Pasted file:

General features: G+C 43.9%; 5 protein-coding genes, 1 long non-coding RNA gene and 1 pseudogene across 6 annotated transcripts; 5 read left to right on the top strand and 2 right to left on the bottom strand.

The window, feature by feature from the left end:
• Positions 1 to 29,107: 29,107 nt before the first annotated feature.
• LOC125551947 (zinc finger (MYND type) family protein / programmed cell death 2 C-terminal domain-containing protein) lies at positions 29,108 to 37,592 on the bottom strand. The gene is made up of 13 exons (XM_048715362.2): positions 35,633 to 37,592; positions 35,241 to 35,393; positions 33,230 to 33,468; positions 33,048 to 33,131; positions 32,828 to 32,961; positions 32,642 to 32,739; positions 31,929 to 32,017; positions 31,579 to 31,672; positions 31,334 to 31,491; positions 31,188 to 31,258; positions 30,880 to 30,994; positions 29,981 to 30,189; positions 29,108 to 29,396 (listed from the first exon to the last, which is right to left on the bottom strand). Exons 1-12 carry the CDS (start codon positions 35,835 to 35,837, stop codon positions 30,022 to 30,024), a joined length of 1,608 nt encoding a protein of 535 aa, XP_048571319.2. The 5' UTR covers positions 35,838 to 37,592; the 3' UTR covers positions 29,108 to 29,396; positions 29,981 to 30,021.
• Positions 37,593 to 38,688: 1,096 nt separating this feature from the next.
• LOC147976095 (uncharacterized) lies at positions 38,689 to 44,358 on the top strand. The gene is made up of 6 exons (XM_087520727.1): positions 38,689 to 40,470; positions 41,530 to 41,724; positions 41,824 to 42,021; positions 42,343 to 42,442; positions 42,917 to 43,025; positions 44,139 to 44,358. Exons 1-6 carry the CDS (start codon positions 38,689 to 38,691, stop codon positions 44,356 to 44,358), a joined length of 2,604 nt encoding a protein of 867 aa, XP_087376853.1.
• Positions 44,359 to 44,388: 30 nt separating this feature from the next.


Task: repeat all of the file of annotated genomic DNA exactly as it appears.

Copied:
General features: G+C 43.9%; 5 protein-coding genes, 1 long non-coding RNA gene and 1 pseudogene across 6 annotated transcripts; 5 read left to right on the top strand and 2 right to left on the bottom strand.

The window, feature by feature from the left end:
• Positions 1 to 29,107: 29,107 nt before the first annotated feature.
• LOC125551947 (zinc finger (MYND type) family protein / programmed cell death 2 C-terminal domain-containing protein) lies at positions 29,108 to 37,592 on the bottom strand. The gene is made up of 13 exons (XM_048715362.2): positions 35,633 to 37,592; positions 35,241 to 35,393; positions 33,230 to 33,468; positions 33,048 to 33,131; positions 32,828 to 32,961; positions 32,642 to 32,739; positions 31,929 to 32,017; positions 31,579 to 31,672; positions 31,334 to 31,491; positions 31,188 to 31,258; positions 30,880 to 30,994; positions 29,981 to 30,189; positions 29,108 to 29,396 (listed from the first exon to the last, which is right to left on the bottom strand). Exons 1-12 carry the CDS (start codon positions 35,835 to 35,837, stop codon positions 30,022 to 30,024), a joined length of 1,608 nt encoding a protein of 535 aa, XP_048571319.2. The 5' UTR covers positions 35,838 to 37,592; the 3' UTR covers positions 29,108 to 29,396; positions 29,981 to 30,021.
• Positions 37,593 to 38,688: 1,096 nt separating this feature from the next.
• LOC147976095 (uncharacterized) lies at positions 38,689 to 44,358 on the top strand. The gene is made up of 6 exons (XM_087520727.1): positions 38,689 to 40,470; positions 41,530 to 41,724; positions 41,824 to 42,021; positions 42,343 to 42,442; positions 42,917 to 43,025; positions 44,139 to 44,358. Exons 1-6 carry the CDS (start codon positions 38,689 to 38,691, stop codon positions 44,356 to 44,358), a joined length of 2,604 nt encoding a protein of 867 aa, XP_087376853.1.
• Positions 44,359 to 44,388: 30 nt separating this feature from the next.